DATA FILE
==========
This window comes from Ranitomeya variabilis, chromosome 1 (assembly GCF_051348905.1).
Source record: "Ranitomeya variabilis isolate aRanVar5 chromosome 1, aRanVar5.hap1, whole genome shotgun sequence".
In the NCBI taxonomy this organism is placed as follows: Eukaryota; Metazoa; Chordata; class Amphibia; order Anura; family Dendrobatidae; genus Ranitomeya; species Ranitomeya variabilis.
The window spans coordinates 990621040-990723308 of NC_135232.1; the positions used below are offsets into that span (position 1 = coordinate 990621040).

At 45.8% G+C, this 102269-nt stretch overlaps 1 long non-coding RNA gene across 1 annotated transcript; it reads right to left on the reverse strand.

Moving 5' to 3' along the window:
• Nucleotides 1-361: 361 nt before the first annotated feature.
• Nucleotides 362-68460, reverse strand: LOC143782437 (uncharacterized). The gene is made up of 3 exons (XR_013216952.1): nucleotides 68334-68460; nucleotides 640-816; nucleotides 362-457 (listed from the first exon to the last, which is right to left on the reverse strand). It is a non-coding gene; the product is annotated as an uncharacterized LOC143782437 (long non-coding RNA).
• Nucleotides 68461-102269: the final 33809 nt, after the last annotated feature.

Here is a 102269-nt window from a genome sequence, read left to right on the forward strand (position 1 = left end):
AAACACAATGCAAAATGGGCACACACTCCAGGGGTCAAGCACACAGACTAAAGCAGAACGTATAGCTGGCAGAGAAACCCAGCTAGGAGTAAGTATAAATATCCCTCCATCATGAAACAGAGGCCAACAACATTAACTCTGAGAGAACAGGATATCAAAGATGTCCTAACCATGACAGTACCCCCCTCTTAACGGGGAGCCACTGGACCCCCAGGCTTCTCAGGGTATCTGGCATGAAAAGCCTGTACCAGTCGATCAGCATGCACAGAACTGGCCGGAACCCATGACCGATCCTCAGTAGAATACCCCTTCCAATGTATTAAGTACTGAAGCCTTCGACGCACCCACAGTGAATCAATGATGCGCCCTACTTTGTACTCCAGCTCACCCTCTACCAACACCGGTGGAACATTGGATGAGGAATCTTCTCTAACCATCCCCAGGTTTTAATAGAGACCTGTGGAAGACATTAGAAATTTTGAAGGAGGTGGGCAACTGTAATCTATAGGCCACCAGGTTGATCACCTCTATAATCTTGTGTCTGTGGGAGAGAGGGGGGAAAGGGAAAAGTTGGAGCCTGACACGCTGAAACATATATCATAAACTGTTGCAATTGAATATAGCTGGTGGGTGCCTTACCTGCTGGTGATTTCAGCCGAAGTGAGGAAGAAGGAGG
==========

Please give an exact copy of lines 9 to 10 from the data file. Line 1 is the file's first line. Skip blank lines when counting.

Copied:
• Nucleotides 68461-102269: the final 33809 nt, after the last annotated feature.

Here is a 102269-nt window from a genome sequence, read left to right on the forward strand (position 1 = left end):